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You want Pirelli Angel GT2 A-spec tires, for that bike. The A-spec are a heavier duty carcass and compound designed for heavier sport-touring bikes, like the VFR12. This tire will much better support the weight during cornering and provide much better wear characteristics than the common tires most have suggested/will suggest. You want to replace them together. Just mounting a new set of these tires, properly inflated, will transform your bike. 

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11 hours ago, brainwashed said:

Thanks for the advice!

 

I bought the bike off a friend, I have all the invoices for everything he did, most of the stuff was done at the dealership. The tires are not more than 2 years old, I think. But a hot straight highway will chew through new rubber like crazy. Not sure why the front is so worn out compared to the rear, he said he checked pressure before and after each trip and there was no discernible difference.

The biggest issue right now is finding a service that will change motorcycle tires, most of the small shops around the area are closed. I'm pretty new to this place so there are a lot of connections that I need to set up (service shops, MOT, doctors, riders, etc.).

 

The front tire looks the worst, I might try just changing that one first, if I manage to find a shop that can manage everything - in my neighbourhood I haven't seen anyone refilling washing liquid, much less taking wheels off.

 

Stupid question: I see Conti Attack (1) for sale but I think the model is several years old, they are now at their 4th generation. Would that mean that the tires have an old production date? Or do they produce them in parallel? Asking this because there is a Continental subsidiary near me that can provide a complete solution and their prices are fair.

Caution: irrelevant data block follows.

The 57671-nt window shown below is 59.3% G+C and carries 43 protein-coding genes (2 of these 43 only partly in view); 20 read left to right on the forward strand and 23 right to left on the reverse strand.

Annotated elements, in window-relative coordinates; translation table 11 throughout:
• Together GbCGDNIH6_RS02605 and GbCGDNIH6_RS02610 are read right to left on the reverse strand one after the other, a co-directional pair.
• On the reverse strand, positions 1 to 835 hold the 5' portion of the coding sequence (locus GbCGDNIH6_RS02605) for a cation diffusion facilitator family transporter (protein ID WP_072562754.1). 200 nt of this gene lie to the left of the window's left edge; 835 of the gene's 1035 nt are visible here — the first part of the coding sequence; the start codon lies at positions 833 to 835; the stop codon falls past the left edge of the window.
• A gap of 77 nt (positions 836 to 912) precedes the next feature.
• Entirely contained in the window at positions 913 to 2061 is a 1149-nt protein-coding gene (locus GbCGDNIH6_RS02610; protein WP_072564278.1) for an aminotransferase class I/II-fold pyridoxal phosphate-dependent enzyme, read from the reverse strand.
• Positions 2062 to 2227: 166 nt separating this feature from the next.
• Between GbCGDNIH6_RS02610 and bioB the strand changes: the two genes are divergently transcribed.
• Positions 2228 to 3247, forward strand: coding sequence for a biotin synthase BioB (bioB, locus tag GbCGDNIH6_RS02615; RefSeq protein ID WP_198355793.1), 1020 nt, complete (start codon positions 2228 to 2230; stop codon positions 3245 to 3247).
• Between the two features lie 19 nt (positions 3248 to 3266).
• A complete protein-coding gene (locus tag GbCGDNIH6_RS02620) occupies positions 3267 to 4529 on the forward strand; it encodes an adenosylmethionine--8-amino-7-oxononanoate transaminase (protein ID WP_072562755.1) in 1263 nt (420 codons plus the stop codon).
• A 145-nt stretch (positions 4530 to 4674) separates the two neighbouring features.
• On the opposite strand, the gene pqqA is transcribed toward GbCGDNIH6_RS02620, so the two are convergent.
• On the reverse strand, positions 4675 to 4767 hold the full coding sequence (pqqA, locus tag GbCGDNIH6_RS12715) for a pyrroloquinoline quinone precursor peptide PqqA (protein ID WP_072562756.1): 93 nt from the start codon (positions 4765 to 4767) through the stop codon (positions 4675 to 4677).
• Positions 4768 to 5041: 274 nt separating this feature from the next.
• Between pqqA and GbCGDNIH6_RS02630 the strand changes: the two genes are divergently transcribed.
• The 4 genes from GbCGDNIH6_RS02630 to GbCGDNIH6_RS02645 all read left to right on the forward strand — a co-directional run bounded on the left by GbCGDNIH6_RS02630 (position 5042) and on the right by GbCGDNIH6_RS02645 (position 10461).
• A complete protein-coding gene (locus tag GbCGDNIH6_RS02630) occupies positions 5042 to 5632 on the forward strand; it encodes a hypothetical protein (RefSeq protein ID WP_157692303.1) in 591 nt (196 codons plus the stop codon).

Best not to mix brands if you're swapping out a front.  Better to replace both at the same time too, though I eat fronts faster and have on occasion replaced the front with same make because the rear was still near new.

 

I can vouch that both Micheln PR's and Dunlop Roadsmarts work very well with the 1200.  Great steering, grip, brake stability and mileage.  Might give the Angel GT a try next as I spooned a set on the Gen4 and love them so far.

 

I have never felt the 1200 was hard to steer, except when new...the OEM tires were crap.  It's a heavy bike, but remarkably nimble for its heft.  Try a new set of tires recommended by other 1200 owners and you should be ok.

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10 hours ago, ducnut said:

You want Pirelli Angel GT2 A-spec tires, for that bike. The A-spec are a heavier duty carcass and compound designed for heavier sport-touring bikes, like the VFR12. This tire will much better support the weight during cornering and provide much better wear characteristics than the common tires most have suggested/will suggest. You want to replace them together. Just mounting a new set of these tires, properly inflated, will transform your bike. 

Never had an issue myself.

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7 hours ago, Skids said:

Never had an issue myself.


You don’t know about something unless you try it.